Alloparenting behaviors have been studied in many species. In human society, palaeoanthropological and comparative evidence suggested that enhanced allomaternal care may underpin the marked transitions in sociality, life history, and brain size of ancestral hominins (Isler and Van Schaik, 2012). A variety of studies that focused on alloparental behavior were carried out (Martin et al., 2020; Shaver et al., 2020; Finton et al., 2022) in recent decades, and a study has provided evidence of plasticity in human alloparenting in response to ecological contexts, comparable to previously observed patterns across avian and mammalian cooperative breeders (Martin et al., 2020). The findings of Froemke's team provide scientific evidence for a deeper understanding of alloparenting in mammals. Their findings offer new promising solutions for mental and psychological problems such as psychosocial stress regulation during the present COVID-19 crisis and child abuse. The COVID-19 crisis has affected and is still affecting our society at multiple levels. To avoid overloading the medical system and spreading SARS-CoV-2, repeated and long-lasting social restrictions have been implemented in many countries. However, the results of social restrictions included the loss of daily routines, financial restraints, social tension in families, social isolation and generally increased levels of psychosocial stress (Gryksa and Neumann, 2022). The pandemic-related social distancing results in substantial inactivation of the OT system in the general population. Therefore, upregulating or at least maintaining the activity of OT signaling has a profound implication to prevent or reverse social isolation/social stress-induced impairments of mental wellbeing and general health. Probiotics such as Lactobacillus bacteria were described to increase OT levels (Burkett et al., 2016). Moreover, Burkett et al. reported that oxytocin mediates empathy-based consoling behaviors in prairie voles (Bharwani et al., 2017). Could subtle social interactions, such as distant social media with visual and auditory social cues, stimulate the OT system and act as a way for social stress regulation? This needs further investigation but with great social meaning. In addition, child abuse is arguably the most poorly understood form of psychological problem, compared with physical and sexual abuse, much less is known about its presentation, causes, consequences, prevention, and treatments. Fortunately, more and more researchers are paying attention to OT (Suzuki et al., 2020; Mizuki and Fujiwara, 2021; Ramo-Fernández et al., 2021). It was reported that genetic variants of OXTR may contribute to the aggression susceptibility of mice? (Zhang et al., 2018).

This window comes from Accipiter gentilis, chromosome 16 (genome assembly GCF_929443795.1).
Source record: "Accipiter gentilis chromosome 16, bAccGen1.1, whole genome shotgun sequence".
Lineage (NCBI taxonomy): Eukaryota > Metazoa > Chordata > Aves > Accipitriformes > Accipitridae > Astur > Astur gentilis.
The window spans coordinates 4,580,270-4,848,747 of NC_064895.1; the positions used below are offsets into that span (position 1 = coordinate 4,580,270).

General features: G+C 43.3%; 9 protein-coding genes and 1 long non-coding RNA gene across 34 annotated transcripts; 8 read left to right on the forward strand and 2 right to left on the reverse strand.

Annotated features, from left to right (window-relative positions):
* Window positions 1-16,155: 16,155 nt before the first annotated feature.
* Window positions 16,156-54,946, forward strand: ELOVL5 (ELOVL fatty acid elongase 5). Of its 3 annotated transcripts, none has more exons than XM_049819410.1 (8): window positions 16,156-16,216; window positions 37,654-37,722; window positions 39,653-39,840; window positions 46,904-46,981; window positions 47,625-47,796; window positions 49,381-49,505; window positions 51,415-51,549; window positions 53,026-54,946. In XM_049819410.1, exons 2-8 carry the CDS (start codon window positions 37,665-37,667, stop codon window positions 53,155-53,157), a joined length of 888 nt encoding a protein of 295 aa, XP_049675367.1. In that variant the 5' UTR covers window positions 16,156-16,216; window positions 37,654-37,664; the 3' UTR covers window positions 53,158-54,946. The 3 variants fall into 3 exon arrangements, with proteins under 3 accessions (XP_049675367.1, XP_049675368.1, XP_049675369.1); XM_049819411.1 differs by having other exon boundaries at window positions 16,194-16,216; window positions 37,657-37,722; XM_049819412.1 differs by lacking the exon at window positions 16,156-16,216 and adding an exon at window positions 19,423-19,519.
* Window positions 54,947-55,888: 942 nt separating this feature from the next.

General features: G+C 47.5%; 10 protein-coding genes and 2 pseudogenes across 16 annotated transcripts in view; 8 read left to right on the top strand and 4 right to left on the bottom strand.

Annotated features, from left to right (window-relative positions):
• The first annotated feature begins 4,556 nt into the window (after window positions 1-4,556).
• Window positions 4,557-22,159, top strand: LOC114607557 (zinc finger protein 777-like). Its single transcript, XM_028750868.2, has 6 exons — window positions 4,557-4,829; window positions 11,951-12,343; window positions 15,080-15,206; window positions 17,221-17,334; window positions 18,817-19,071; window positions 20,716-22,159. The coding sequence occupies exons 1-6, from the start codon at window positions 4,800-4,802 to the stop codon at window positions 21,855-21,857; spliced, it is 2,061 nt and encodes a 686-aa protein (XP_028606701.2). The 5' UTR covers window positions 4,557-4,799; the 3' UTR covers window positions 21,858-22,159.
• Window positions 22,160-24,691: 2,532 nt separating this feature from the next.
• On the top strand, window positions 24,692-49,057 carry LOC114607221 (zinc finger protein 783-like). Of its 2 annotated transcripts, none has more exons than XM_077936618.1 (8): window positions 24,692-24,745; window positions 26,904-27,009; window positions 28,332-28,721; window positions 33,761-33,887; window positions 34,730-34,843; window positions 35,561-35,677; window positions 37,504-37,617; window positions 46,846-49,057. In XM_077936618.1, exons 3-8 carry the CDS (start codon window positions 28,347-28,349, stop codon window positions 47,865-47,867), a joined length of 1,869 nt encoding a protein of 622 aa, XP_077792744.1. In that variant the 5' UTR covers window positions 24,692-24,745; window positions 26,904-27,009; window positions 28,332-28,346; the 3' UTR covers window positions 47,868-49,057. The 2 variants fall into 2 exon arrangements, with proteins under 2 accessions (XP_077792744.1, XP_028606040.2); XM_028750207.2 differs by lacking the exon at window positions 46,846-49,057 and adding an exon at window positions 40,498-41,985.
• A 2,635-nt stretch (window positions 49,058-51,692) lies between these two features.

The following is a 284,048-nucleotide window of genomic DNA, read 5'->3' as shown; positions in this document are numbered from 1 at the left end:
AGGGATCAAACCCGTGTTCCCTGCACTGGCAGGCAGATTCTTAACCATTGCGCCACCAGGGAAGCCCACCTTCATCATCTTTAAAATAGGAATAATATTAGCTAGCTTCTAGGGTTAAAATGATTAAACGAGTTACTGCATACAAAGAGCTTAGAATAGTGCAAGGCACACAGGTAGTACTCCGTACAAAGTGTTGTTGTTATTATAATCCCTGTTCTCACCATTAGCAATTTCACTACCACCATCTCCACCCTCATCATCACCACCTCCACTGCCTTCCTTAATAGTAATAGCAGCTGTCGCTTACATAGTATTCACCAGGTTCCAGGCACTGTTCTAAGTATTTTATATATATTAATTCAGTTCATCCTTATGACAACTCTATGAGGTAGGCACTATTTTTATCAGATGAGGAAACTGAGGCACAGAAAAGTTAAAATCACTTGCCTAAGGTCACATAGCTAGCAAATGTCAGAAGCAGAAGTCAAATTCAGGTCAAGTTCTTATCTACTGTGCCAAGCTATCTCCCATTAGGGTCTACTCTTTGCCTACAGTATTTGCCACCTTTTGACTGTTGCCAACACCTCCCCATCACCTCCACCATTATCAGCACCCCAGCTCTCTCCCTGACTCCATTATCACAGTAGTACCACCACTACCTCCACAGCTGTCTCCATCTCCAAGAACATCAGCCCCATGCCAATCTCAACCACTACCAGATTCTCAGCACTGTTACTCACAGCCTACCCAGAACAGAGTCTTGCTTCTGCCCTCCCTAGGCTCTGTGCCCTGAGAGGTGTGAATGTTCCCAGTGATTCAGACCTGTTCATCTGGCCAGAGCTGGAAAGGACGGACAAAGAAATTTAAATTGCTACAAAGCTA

The above studies provided evidence of nursing behavior comprehensively and scientifically, which combined behavior and neural activity monitoring. However, there are still several questions that need to be further addressed. First, previous studies have shown that testosterone, estradiol and prolactin may also be associated with alloparenting, it is hard to draw a conclusion that OT plays an independent role in alloparenting behavior, as complex neurophysiological processes always act as an outcome of the synergistic effect of hormones. Second, there is species heterogeneity about alloparenting (Kenkel et al., 2017), therefore, clinical research based on the results of animal experiments is necessary. In the long run, these findings built a bridge between biological research about oxytocin and future social psychological research.

Author Contributions

XF, YW, and ZH contributed to writing and editing the manuscript. All authors contributed to the article and approved the submitted version.

Funding

This work was supported by the Scientific Research Foundation for Scholars of HZNU (4125C5021920453 and 4125C50220204109).

Conflict of Interest

The authors declare that the research was conducted in the absence of any commercial or financial relationships that could be construed as a potential conflict of interest.

Publisher's Note

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Keywords: oxytocin, social transmission, maternal behavior, alloparenting, paraventricular nucleus

Citation: Fang X, Wang Y and Huang Z (2022) Oxytocin Neurons Are Essential in the Social Transmission of Maternal Behavior. Front. Behav. Neurosci. 16:847396. doi: 10.3389/fnbeh.2022.847396

Received: 02 January 2022; Accepted: 08 February 2022;
Published: 18 March 2022.

Edited by:

Walter Adriani, National Institute of Health (ISS), Italy

Reviewed by:

Caroline Smith, Duke University, United States
Giovanni Laviola, National Institute of Health (ISS), Italy

Copyright © 2022 Fang, Wang and Huang. This is an open-access article distributed under the terms of the Creative Commons Attribution License (CC BY). The use, distribution or reproduction in other forums is permitted, provided the original author(s) and the copyright owner(s) are credited and that the original publication in this journal is cited, in accordance with accepted academic practice. No use, distribution or reproduction is permitted which does not comply with these terms.

*Correspondence: Yongjie Wang, wangyongjie@hznu.edu.cn; Zhihui Huang, huang0069@hznu.edu.cn